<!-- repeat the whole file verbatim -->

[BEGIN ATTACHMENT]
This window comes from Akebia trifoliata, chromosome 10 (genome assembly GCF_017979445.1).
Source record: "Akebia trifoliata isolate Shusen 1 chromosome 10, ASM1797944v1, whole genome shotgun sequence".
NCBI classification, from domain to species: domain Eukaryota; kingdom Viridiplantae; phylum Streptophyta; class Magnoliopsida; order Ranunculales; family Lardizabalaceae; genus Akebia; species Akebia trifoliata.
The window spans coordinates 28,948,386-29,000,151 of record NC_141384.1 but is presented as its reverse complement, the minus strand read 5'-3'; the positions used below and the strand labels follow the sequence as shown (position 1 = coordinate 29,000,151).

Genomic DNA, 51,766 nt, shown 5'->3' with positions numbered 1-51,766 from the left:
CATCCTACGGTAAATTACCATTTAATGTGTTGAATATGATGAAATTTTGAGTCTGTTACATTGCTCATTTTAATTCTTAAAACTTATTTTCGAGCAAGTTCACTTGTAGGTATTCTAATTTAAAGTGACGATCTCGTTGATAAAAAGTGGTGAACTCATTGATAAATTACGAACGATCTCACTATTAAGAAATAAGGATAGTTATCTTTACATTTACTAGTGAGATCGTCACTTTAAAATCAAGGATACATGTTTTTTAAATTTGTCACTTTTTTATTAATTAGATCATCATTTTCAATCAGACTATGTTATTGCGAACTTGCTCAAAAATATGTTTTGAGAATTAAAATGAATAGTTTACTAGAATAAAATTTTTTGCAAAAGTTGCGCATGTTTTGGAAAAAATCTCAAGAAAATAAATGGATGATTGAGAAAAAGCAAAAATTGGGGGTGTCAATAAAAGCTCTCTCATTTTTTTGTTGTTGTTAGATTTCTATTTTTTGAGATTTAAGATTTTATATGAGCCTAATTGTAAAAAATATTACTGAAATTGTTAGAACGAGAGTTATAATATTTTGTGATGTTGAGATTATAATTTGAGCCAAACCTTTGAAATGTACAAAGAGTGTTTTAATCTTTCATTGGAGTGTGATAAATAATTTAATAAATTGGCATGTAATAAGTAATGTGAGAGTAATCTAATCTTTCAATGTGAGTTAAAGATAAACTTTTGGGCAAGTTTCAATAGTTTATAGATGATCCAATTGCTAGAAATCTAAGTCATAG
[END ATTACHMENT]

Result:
This window comes from Akebia trifoliata, chromosome 10 (genome assembly GCF_017979445.1).
Source record: "Akebia trifoliata isolate Shusen 1 chromosome 10, ASM1797944v1, whole genome shotgun sequence".
NCBI classification, from domain to species: domain Eukaryota; kingdom Viridiplantae; phylum Streptophyta; class Magnoliopsida; order Ranunculales; family Lardizabalaceae; genus Akebia; species Akebia trifoliata.
The window spans coordinates 28,948,386-29,000,151 of record NC_141384.1 but is presented as its reverse complement, the minus strand read 5'-3'; the positions used below and the strand labels follow the sequence as shown (position 1 = coordinate 29,000,151).

Genomic DNA, 51,766 nt, shown 5'->3' with positions numbered 1-51,766 from the left:
CATCCTACGGTAAATTACCATTTAATGTGTTGAATATGATGAAATTTTGAGTCTGTTACATTGCTCATTTTAATTCTTAAAACTTATTTTCGAGCAAGTTCACTTGTAGGTATTCTAATTTAAAGTGACGATCTCGTTGATAAAAAGTGGTGAACTCATTGATAAATTACGAACGATCTCACTATTAAGAAATAAGGATAGTTATCTTTACATTTACTAGTGAGATCGTCACTTTAAAATCAAGGATACATGTTTTTTAAATTTGTCACTTTTTTATTAATTAGATCATCATTTTCAATCAGACTATGTTATTGCGAACTTGCTCAAAAATATGTTTTGAGAATTAAAATGAATAGTTTACTAGAATAAAATTTTTTGCAAAAGTTGCGCATGTTTTGGAAAAAATCTCAAGAAAATAAATGGATGATTGAGAAAAAGCAAAAATTGGGGGTGTCAATAAAAGCTCTCTCATTTTTTTGTTGTTGTTAGATTTCTATTTTTTGAGATTTAAGATTTTATATGAGCCTAATTGTAAAAAATATTACTGAAATTGTTAGAACGAGAGTTATAATATTTTGTGATGTTGAGATTATAATTTGAGCCAAACCTTTGAAATGTACAAAGAGTGTTTTAATCTTTCATTGGAGTGTGATAAATAATTTAATAAATTGGCATGTAATAAGTAATGTGAGAGTAATCTAATCTTTCAATGTGAGTTAAAGATAAACTTTTGGGCAAGTTTCAATAGTTTATAGATGATCCAATTGCTAGAAATCTAAGTCATAG